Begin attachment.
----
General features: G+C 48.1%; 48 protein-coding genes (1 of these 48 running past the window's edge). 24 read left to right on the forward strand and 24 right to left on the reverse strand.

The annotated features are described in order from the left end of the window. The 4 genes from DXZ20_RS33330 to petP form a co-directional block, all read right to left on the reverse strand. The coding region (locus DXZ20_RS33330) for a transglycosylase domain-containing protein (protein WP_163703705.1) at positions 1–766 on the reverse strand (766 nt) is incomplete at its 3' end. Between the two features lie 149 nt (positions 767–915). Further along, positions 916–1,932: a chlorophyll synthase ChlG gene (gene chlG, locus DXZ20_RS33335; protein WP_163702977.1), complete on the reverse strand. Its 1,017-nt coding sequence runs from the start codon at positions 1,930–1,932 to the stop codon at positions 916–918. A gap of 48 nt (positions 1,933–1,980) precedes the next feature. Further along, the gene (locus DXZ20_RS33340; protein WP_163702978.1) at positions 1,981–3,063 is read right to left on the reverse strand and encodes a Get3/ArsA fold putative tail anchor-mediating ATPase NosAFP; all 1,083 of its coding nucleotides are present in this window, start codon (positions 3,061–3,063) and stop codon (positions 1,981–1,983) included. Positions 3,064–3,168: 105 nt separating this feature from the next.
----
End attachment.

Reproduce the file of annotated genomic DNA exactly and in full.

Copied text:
General features: G+C 48.1%; 48 protein-coding genes (1 of these 48 running past the window's edge). 24 read left to right on the forward strand and 24 right to left on the reverse strand.

The annotated features are described in order from the left end of the window. The 4 genes from DXZ20_RS33330 to petP form a co-directional block, all read right to left on the reverse strand. The coding region (locus DXZ20_RS33330) for a transglycosylase domain-containing protein (protein WP_163703705.1) at positions 1–766 on the reverse strand (766 nt) is incomplete at its 3' end. Between the two features lie 149 nt (positions 767–915). Further along, positions 916–1,932: a chlorophyll synthase ChlG gene (gene chlG, locus DXZ20_RS33335; protein WP_163702977.1), complete on the reverse strand. Its 1,017-nt coding sequence runs from the start codon at positions 1,930–1,932 to the stop codon at positions 916–918. A gap of 48 nt (positions 1,933–1,980) precedes the next feature. Further along, the gene (locus DXZ20_RS33340; protein WP_163702978.1) at positions 1,981–3,063 is read right to left on the reverse strand and encodes a Get3/ArsA fold putative tail anchor-mediating ATPase NosAFP; all 1,083 of its coding nucleotides are present in this window, start codon (positions 3,061–3,063) and stop codon (positions 1,981–1,983) included. Positions 3,064–3,168: 105 nt separating this feature from the next.